Your business needs a great product. You might have the idea of a great product, but do you have the real thing to go with it? Some business owners will rely on expertise to help them polish off the final creation, which is all well and good. But to really understand what works about your product, what doesn’t, what costs, and what saves, you have to get closer. Every business owner needs to be a craftsman in some aspect.
Know the processes
You need a good idea before you have a good product. Intuition, creativity, and an eye for demand help you get that far. But they aren’t enough. The materials, the manufacturing process, how it’s all put together. These are what dictate quality. If you’re using plastics in your product, then consider some injection molding training.
If you’re starting a woodworking enterprise, then make sure you know the different kinds of woods involved and how they can serve a design better. Get to know the physical properties of your product and how it actually feels. That way you know what changes are necessary to evolve the product, rather than just wondering if you can do it better.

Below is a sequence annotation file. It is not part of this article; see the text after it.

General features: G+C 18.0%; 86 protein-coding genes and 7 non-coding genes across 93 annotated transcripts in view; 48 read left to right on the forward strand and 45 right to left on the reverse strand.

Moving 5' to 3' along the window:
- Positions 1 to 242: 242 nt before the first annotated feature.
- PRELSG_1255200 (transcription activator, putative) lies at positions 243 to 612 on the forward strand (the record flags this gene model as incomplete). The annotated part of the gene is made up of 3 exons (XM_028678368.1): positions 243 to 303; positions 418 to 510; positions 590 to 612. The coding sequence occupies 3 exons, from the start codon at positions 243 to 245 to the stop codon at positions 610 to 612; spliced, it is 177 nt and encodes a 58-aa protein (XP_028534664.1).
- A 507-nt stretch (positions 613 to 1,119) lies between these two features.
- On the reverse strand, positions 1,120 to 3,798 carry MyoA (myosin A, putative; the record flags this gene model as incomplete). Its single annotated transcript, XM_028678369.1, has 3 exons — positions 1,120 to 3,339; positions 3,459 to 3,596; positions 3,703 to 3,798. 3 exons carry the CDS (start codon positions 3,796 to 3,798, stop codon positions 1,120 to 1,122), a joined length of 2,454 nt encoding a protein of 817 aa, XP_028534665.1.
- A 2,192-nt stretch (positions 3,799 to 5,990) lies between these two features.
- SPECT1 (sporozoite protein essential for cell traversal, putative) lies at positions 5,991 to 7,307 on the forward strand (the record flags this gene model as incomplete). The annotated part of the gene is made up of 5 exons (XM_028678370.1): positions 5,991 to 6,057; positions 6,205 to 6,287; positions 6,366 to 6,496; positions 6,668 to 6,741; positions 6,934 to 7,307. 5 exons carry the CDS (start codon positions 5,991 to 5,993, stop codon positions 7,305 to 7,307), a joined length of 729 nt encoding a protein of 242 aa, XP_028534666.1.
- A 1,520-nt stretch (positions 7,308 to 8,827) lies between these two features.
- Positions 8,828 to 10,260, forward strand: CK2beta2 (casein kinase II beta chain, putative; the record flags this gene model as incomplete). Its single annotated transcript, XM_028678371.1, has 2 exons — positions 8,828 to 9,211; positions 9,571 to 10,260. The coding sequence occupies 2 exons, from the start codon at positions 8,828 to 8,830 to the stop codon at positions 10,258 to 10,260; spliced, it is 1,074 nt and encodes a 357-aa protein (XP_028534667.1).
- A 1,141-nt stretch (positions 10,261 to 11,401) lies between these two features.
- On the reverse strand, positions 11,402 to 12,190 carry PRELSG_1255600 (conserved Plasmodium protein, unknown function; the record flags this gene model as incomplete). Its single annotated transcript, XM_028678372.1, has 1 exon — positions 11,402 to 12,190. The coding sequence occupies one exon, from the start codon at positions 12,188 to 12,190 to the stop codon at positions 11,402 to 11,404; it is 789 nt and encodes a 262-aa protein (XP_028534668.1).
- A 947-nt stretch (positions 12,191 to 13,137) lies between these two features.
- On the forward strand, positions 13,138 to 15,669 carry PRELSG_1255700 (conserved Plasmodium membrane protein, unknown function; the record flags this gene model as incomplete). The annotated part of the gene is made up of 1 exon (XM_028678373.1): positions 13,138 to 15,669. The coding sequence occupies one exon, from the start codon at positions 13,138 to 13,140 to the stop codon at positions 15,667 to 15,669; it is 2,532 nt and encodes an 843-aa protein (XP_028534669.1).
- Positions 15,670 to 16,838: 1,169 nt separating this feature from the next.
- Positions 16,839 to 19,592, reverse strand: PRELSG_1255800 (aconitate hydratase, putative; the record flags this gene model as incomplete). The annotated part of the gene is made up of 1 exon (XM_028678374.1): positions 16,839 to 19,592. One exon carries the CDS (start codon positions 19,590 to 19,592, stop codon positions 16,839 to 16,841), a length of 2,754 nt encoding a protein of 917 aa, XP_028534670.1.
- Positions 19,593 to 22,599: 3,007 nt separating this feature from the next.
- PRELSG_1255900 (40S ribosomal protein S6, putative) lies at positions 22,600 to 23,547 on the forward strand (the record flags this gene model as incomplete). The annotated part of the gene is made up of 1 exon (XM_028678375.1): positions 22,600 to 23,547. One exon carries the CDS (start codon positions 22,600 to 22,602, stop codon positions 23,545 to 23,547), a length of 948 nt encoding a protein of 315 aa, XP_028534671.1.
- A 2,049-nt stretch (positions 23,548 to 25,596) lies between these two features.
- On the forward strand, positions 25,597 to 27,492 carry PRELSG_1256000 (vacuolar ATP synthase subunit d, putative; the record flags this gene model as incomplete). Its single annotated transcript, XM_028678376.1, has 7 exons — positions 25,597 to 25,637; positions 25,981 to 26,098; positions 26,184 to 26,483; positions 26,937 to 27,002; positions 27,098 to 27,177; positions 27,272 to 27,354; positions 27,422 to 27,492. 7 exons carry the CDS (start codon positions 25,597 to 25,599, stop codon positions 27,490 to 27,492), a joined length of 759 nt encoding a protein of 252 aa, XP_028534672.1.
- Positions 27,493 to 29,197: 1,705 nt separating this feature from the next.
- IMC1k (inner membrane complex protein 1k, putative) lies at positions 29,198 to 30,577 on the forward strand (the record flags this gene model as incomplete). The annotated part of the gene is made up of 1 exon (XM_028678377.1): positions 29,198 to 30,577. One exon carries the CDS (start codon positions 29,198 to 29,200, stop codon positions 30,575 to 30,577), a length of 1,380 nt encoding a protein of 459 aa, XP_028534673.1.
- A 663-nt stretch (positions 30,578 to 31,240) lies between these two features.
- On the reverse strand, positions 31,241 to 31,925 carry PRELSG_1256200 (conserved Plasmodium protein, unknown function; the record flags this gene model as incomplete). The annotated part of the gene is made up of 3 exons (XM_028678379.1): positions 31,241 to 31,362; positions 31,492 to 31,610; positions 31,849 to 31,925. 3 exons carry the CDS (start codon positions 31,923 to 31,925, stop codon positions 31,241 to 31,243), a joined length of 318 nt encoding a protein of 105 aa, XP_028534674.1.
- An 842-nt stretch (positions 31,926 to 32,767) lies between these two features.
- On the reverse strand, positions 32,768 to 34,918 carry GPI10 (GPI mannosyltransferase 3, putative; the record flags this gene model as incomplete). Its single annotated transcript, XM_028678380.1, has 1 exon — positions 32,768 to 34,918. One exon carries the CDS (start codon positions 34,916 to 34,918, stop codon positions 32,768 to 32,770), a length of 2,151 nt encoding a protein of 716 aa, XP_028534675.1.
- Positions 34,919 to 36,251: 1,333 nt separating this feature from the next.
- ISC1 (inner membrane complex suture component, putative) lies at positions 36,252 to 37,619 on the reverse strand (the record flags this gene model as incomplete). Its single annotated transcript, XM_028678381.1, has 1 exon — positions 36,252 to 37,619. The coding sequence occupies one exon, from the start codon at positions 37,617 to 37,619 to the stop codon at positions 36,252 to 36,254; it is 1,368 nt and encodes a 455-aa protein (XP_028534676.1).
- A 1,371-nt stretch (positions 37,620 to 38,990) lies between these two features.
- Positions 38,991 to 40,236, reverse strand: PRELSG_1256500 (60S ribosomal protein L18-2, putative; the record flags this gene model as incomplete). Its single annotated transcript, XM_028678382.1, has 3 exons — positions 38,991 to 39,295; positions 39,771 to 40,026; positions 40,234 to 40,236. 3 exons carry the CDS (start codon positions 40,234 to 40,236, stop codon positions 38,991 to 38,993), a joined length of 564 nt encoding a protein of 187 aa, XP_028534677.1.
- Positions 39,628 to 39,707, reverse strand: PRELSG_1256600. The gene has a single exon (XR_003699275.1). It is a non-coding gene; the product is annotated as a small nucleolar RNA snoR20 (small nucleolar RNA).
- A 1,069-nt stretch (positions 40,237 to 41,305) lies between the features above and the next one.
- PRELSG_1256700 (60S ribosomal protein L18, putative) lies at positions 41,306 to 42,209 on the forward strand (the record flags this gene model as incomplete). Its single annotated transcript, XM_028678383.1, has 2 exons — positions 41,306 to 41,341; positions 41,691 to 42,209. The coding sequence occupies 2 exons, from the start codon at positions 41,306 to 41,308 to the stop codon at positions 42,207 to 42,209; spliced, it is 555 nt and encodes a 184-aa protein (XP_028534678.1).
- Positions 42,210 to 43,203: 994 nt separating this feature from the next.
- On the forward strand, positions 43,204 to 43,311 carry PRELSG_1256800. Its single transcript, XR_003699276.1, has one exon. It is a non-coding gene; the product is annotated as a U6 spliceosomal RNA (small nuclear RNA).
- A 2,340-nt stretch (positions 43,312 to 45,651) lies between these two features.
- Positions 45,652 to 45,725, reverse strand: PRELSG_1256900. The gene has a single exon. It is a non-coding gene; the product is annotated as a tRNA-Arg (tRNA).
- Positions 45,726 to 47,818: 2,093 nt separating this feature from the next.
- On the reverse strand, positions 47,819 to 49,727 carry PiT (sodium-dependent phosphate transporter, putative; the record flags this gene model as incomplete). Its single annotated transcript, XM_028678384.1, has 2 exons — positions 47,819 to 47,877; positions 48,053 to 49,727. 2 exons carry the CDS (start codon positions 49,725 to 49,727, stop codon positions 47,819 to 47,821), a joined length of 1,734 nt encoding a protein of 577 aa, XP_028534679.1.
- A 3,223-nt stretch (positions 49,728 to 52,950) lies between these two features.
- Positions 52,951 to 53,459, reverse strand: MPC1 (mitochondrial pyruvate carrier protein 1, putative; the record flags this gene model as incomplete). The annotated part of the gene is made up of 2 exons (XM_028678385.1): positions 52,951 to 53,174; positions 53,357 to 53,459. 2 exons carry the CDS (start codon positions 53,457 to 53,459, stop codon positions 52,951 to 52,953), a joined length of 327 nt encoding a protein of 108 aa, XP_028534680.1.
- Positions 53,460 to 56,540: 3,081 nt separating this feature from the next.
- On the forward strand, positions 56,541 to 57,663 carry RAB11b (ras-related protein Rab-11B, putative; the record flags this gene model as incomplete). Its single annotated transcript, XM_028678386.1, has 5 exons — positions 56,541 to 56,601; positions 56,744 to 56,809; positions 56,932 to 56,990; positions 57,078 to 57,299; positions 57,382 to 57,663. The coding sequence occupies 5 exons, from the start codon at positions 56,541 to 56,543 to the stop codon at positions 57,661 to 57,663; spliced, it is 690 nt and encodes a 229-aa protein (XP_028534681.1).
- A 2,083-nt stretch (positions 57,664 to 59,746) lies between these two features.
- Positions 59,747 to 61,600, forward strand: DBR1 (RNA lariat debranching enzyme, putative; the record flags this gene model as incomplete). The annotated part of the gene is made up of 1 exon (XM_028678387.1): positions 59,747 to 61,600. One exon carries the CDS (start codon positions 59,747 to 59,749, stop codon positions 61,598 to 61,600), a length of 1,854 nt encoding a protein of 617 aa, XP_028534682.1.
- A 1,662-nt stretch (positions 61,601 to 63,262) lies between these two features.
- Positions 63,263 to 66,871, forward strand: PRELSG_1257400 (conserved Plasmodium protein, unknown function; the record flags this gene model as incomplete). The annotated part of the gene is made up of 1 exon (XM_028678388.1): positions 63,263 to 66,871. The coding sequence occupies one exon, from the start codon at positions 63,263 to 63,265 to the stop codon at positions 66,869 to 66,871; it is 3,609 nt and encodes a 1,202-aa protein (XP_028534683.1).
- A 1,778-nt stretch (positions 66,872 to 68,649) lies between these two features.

Know the costs
A deep knowledge of those processes involves knowing how much it costs to use them. You will want an idea of how much it costs to create every product, yes. But you should also know how much every step in its creation costs. That way, you can figure where you can cut costs if you need to without sacrificing the most important aspects of the product.
You can also be aware of potential downtime and maintenance in the different steps of the manufacturing processes, helping you create a proactive and preventative policy that reduces the risks.
Know what your customers know
Simply put, you need to get hands on with your product. Knowing what the customer wants is key to a good product concept. Feeling the product, its weight, how easy it is to hold, where it can be positioned. That’s how you know what the customer knows about it. The subjective experience of handling a product can be as big a benefit or as annoying a barrier as how much use someone gets out of said product.
Working closely with your product is also going to make you more passionate about its design and success. While you want to avoid becoming obsessed and unable to see the bigger picture of the business, passion is important. The market sees passion as a positive and is willing to put faith in a product that has real belief and care behind it. Plus, the more you know about your product, the more in-detail you can talk about it to different consumers, showing you’re a business that has real expertise in what they do.
The closer you are to your product, the more likely you are to the spark of inspiration that changes your products for the better. Also, the less likely you are to miss the failures that customers will be able to see all too easily.